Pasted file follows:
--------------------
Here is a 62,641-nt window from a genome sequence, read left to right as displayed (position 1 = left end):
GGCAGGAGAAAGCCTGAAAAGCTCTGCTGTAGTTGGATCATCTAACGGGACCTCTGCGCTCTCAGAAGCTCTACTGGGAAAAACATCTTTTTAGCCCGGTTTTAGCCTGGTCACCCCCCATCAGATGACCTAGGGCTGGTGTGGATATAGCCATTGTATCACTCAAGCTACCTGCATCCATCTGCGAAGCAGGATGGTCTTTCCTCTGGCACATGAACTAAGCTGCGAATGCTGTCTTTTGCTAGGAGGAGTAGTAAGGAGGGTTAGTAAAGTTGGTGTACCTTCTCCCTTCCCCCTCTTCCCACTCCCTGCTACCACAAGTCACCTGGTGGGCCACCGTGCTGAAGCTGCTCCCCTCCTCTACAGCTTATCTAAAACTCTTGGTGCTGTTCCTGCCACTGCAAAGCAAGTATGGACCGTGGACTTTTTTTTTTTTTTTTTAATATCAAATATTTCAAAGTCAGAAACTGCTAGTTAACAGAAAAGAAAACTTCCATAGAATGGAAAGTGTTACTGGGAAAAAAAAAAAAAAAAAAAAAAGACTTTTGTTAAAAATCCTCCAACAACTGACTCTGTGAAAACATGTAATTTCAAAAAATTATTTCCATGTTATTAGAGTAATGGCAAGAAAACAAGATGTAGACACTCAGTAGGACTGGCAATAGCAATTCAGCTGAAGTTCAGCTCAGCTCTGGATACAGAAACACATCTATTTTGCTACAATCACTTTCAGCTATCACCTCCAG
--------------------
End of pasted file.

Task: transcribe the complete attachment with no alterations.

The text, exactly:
Here is a 62,641-nt window from a genome sequence, read left to right as displayed (position 1 = left end):
GGCAGGAGAAAGCCTGAAAAGCTCTGCTGTAGTTGGATCATCTAACGGGACCTCTGCGCTCTCAGAAGCTCTACTGGGAAAAACATCTTTTTAGCCCGGTTTTAGCCTGGTCACCCCCCATCAGATGACCTAGGGCTGGTGTGGATATAGCCATTGTATCACTCAAGCTACCTGCATCCATCTGCGAAGCAGGATGGTCTTTCCTCTGGCACATGAACTAAGCTGCGAATGCTGTCTTTTGCTAGGAGGAGTAGTAAGGAGGGTTAGTAAAGTTGGTGTACCTTCTCCCTTCCCCCTCTTCCCACTCCCTGCTACCACAAGTCACCTGGTGGGCCACCGTGCTGAAGCTGCTCCCCTCCTCTACAGCTTATCTAAAACTCTTGGTGCTGTTCCTGCCACTGCAAAGCAAGTATGGACCGTGGACTTTTTTTTTTTTTTTTTAATATCAAATATTTCAAAGTCAGAAACTGCTAGTTAACAGAAAAGAAAACTTCCATAGAATGGAAAGTGTTACTGGGAAAAAAAAAAAAAAAAAAAAAAGACTTTTGTTAAAAATCCTCCAACAACTGACTCTGTGAAAACATGTAATTTCAAAAAATTATTTCCATGTTATTAGAGTAATGGCAAGAAAACAAGATGTAGACACTCAGTAGGACTGGCAATAGCAATTCAGCTGAAGTTCAGCTCAGCTCTGGATACAGAAACACATCTATTTTGCTACAATCACTTTCAGCTATCACCTCCAG